Those of you who’ve read my Skies of Arcadia Retro Review won’t be surprised to hear that I have a soft spot for flying ships and floating islands. So when I booted up the newly released Early Access version of Black Skylands, a steampunk RPG featuring skyship combat and floating islands to explore, I couldn’t help but be charmed by the game’s aesthetic. But superficial similarities aside, Black Skylands is a compelling title in its own right, one that I have enjoyed through my first nine hours in its fantastical world.
The game starts off on a strong narrative footing. A group of people live simple but happy lives up in the clouds, and a girl named Eva loves to prance around her home airship and pretend to be a pirate. But everyone’s lives take a tragic turn when Eva’s father brings home a mysterious and potentially dangerous creature. The community’s leaders argue over whether or not to kill it, and in the heat of the moment, a sailor named Kain is accidentally shot and his beloved pet falcon is killed.
Fast forward seven years, and the idyllic existence our characters once knew is long gone. More of those mysterious creatures, collectively referred to as the Swarm, now threaten humanity. Kain has become a ruthless tyrant, using his lackeys called the Falcons to subjugate the people in the name of protecting them from both the Swarm and a nearby rival human group. And Eva, once bright-eyed and optimistic, is now a world-weary young woman trying to keep her community safe from all these threats.
After this involved introduction, however, the story typically takes a backseat to the gameplay. This narrative is a slow burn, perhaps not surprising due to its nature as an RPG. I wish the subsequent story beats arrived more quickly than they do, but even so, the game continues to develop its characters and its world, and I’m intrigued to see how things continue to play out. At the points where the storytelling picks up, the main characters—particularly Eva, her brother Aaron, and Kain—continue to display depth and nuance.
But as I said, the action RPG gameplay comes to the fore, and it contains an interesting mix of exploration and combat. A vast array of resources await discovery in the game world, as each group of islands contains raw materials like wood and ore that can be processed and used for ship, weapon, and equipment upgrades. Enemies and drifting asteroids can also drop goodies when you destroy them. Aside from currency drops, these resources appear in the form of boxes that you must grab and place into your ship’s hold. Aside from the minor annoyance of having to step away from the ship’s controls in order to grab the material boxes that float in the sky, the game manages this system quite well, as you can transfer things from your ship to your main storage whenever you dock at a friendly port, and your entire storage can be accessed from any of these towns, not just from your home base.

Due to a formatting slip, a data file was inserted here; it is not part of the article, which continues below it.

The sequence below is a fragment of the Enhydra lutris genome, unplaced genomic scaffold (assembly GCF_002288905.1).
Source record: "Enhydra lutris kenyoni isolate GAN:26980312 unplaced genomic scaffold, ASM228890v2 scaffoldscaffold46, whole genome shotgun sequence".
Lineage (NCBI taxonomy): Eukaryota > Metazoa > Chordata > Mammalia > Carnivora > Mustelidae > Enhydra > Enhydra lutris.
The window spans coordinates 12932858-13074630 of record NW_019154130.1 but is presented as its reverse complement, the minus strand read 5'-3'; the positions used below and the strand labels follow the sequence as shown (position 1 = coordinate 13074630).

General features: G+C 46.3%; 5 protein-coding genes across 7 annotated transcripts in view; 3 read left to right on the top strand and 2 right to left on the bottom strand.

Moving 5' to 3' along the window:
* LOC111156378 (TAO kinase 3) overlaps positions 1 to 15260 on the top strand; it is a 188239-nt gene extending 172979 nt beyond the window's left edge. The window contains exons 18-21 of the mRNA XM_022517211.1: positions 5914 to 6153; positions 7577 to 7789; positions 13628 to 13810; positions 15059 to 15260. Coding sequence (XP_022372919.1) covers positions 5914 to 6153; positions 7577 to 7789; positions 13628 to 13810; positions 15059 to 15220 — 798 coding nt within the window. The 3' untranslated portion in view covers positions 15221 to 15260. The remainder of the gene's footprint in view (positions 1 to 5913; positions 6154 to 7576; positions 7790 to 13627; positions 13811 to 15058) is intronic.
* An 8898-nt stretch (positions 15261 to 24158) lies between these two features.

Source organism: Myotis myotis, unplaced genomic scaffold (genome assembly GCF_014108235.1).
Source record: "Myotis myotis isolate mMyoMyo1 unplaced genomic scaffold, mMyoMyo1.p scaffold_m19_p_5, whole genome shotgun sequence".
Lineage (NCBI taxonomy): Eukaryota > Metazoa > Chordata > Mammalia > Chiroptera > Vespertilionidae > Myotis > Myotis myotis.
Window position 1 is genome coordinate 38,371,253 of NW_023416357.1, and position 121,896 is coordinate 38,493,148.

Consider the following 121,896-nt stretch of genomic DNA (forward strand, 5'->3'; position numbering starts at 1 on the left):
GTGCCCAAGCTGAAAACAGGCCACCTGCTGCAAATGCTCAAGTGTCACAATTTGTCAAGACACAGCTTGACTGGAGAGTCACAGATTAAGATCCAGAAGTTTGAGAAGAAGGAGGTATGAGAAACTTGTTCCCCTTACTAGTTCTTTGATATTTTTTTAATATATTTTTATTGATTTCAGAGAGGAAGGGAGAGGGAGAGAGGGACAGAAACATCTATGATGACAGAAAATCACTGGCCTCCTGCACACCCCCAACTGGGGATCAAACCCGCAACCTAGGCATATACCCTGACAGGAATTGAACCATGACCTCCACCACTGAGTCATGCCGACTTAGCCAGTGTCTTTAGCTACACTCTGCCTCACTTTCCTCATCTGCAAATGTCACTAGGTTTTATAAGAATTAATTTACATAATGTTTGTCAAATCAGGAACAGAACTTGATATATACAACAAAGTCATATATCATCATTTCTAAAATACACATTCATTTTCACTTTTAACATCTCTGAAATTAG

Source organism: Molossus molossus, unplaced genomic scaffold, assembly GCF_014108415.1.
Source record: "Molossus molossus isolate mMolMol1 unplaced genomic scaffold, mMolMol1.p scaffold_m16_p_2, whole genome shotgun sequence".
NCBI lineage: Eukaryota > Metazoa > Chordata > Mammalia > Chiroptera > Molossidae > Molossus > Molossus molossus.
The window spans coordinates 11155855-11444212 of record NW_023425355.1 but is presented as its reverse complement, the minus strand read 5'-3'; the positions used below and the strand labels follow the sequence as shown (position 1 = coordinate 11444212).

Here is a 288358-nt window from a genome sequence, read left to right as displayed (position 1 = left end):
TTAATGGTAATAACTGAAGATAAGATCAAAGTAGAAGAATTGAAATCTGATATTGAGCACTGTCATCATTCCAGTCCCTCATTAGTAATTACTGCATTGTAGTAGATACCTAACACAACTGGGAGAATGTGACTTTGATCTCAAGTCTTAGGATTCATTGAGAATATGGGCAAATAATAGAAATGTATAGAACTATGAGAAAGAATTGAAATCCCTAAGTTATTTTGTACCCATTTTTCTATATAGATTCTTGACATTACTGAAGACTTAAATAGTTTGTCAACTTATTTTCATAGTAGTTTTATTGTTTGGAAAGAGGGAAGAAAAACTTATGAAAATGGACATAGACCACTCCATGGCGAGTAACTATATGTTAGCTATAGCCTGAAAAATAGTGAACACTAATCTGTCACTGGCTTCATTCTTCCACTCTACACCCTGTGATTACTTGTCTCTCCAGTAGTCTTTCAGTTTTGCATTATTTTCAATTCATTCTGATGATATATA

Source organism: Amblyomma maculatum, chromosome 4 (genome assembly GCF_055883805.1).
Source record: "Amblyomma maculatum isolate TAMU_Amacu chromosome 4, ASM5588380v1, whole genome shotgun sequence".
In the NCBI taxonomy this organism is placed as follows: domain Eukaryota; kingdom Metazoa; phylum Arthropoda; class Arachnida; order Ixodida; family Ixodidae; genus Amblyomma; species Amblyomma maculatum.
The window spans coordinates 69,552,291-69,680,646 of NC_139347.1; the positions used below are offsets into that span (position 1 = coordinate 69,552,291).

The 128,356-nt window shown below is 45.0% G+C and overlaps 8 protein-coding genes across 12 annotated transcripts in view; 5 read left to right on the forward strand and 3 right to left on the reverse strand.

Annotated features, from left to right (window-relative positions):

Your trusty grappling hook is the most important tool at your disposal, as it allows you to hop between small islands on foot, grab resource boxes from afar, and even hit enemies at range if you should ever run out of ammo. It’s so integral to the core gameplay that it’s arguably the single most defining feature of the game itself, albeit in a relatively subtle fashion compared to the skyships and flying monsters.
Combat takes place both in the air and on the ground, as you dispatch enemy ships and flying units with your ship’s cannons, and blast away the foot soldiers inhabiting the islands with your arsenal of guns. Clearing islands and island chains of Kain’s troops will liberate said lands. This provides numerous benefits; not only will the new locals reward you with currency for you to spend on a variety of goods—most notably ammo and repair kits for your ship—but you also gain followers for your cause, a different sort of currency that allows you to enable another set of miscellaneous upgrades to your abilities. These islands occasionally come under renewed attack from the Falcons, requiring you to return within a limited time to maintain control. This is an area that has already seen an adjustment during the game’s stint in Early Access, as the developers lowered the rate at which islands are re-invaded, a welcome change and an encouraging sign in the game’s overall development.
The Swarm, meanwhile, inhabit a group of islands in the southern part of the game world. These islands don’t appear on your map, and they change every time you visit the area, thus allowing for replayable runs through dangerous territory. And it is indeed dangerous; after ten hours of playtime, I’m still not ready to face them. Considering how important they are to the story and the state of the in-game world, I wish they had a more consistent role in gameplay.
There are still some kinks to work out as this game continues to be adjusted. For example, I encountered a few instances of unkillable enemies, situations that forced me to leave the area and come back in the hope that they would lose their invincibility. I had to leave and return multiple times in order to clear out enemies from one particular spot on the map.
Apart from these minor issues, however, I’m quite pleased with my foray into this fantastical world of high-flying adventure. The gunplay is slick, and I love how both combat and exploration feed into each other through upgrades. I look forward to seeing how the developers will grow and refine Black Skylands.